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Tuesday, January 18
Thankfully, modern music is rid of Creed, the schlocky, pseudo-Christian band that made us wince every time lead singer Scott Stapp croaked his Eddie Vedder-ripoff vibrato over the airwaves. However, Creed has a legacy, as the group's success spawned a flurry of power rock band signings, including Jacksonville, Florida's Shinedown. Singer Brent Smith, guitarist Jasin Todd, bassist Brad Stewart and drummer Barry Kerch have had success pushing their 2003 offering, Leave a Whisper. Though they sound like pretty much everything else on "alternative" rock radio, we'll give them a little love for having some old-school flavor in their mix (a little Metallica never hurt anyone). See the boys from J-ville rock it at 7 p.m. The Meridian, 1503 Chartres. For tickets and information, call 713-629-3700 or visit www.meridianhouston.com. $15.
Wednesday, January 19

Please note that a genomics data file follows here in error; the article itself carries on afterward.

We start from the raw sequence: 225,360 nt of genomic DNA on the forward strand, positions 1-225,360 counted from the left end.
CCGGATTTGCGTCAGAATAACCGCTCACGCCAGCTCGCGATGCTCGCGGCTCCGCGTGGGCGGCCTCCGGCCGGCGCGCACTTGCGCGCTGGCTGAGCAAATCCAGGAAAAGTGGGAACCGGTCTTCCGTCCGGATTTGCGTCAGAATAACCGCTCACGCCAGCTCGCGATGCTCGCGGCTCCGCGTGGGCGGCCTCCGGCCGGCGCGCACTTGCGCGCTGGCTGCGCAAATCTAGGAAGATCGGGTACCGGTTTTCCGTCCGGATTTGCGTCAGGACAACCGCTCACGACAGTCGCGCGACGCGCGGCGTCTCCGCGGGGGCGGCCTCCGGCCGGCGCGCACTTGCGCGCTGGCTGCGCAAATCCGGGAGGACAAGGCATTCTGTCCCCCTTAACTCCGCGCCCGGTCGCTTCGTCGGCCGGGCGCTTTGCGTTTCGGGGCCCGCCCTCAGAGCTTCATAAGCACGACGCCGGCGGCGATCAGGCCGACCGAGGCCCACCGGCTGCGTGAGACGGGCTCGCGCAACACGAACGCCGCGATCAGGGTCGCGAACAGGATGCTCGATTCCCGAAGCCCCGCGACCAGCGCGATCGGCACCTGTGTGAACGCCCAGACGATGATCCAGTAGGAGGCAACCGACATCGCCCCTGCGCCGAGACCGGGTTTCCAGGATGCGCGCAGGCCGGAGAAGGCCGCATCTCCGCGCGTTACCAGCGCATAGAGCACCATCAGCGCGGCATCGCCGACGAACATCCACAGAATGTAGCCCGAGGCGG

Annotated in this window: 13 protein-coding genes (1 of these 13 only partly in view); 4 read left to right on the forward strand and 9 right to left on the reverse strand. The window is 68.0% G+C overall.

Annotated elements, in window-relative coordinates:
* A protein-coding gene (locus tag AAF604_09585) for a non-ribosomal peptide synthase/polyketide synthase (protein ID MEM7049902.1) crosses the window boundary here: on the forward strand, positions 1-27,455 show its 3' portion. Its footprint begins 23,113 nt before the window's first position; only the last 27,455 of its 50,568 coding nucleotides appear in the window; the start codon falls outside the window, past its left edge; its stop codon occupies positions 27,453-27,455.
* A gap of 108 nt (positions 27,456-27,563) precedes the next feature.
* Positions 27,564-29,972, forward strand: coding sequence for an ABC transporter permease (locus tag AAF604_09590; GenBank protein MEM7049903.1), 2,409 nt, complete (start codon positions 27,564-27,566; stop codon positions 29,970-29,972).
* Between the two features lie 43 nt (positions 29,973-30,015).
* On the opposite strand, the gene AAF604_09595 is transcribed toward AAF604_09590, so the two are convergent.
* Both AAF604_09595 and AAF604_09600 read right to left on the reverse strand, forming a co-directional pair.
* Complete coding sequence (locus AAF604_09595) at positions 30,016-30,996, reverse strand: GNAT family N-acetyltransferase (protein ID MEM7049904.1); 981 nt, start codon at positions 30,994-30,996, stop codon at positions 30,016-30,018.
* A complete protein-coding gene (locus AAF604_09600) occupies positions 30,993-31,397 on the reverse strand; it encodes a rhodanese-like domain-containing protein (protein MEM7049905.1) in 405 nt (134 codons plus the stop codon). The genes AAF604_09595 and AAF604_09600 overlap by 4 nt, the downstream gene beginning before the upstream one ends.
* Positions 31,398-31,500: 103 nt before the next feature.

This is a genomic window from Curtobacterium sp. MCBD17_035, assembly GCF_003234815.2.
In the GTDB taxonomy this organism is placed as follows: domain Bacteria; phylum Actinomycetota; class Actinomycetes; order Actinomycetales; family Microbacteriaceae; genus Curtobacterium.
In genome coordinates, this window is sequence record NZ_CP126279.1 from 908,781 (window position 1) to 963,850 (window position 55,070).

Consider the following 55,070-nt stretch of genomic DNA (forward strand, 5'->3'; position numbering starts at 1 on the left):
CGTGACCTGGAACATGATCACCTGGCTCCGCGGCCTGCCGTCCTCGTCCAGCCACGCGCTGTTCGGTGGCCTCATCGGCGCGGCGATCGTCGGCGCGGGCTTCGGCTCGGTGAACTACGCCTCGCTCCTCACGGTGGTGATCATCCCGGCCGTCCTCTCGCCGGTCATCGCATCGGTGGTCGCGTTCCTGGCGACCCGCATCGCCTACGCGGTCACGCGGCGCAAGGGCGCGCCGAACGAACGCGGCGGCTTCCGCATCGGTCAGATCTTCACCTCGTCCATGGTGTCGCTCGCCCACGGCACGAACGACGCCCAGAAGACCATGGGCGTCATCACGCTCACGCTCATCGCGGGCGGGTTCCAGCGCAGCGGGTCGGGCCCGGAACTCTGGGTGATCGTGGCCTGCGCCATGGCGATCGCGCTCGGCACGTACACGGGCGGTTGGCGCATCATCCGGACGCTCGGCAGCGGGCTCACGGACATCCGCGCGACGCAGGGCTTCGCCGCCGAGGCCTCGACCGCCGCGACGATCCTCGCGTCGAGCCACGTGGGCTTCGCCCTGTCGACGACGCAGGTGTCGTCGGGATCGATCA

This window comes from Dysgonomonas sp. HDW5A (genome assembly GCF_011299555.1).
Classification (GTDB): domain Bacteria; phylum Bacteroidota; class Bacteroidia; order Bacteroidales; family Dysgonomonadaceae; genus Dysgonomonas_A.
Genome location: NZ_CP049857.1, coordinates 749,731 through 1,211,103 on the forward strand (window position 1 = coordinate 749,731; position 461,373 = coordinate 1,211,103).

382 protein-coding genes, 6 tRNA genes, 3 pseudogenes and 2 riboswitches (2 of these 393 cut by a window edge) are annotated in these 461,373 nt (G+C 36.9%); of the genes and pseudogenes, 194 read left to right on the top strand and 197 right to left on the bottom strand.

Arthur Miller is an American artistic icon and arguably the greatest living playwright of our time. Now, in honor of his 90th birthday, the Alley Theatre is saluting Miller with a two-play tribute, beginning this week with After the Fall. The cerebral drama is set in the mind, thought and memory of a lawyer, Quentin (played by Alley veteran James Black). The tortured Quentin examines his two failed marriages and the haunting memory of a disastrous affair with a needy sex symbol, Maggie (played by former Miss America Kate Shindle). The play is autobiographical, as Maggie is based on Marilyn Monroe, Miller's ex-wife. We think Miller, who's being honored all over the country this year for his dramatic genius, also deserves praise for proving that you don't have to be an insanely hot movie star to marry an insanely hot movie star. Thanks to you, Artie, we bookish, bespectacled artsy guys are all waiting for our bombshells. 8 p.m. Through February 6. 615 Texas. For tickets, showtimes and information, call 713-228-8421 or visit www.alleytheatre.org. $40 to $54.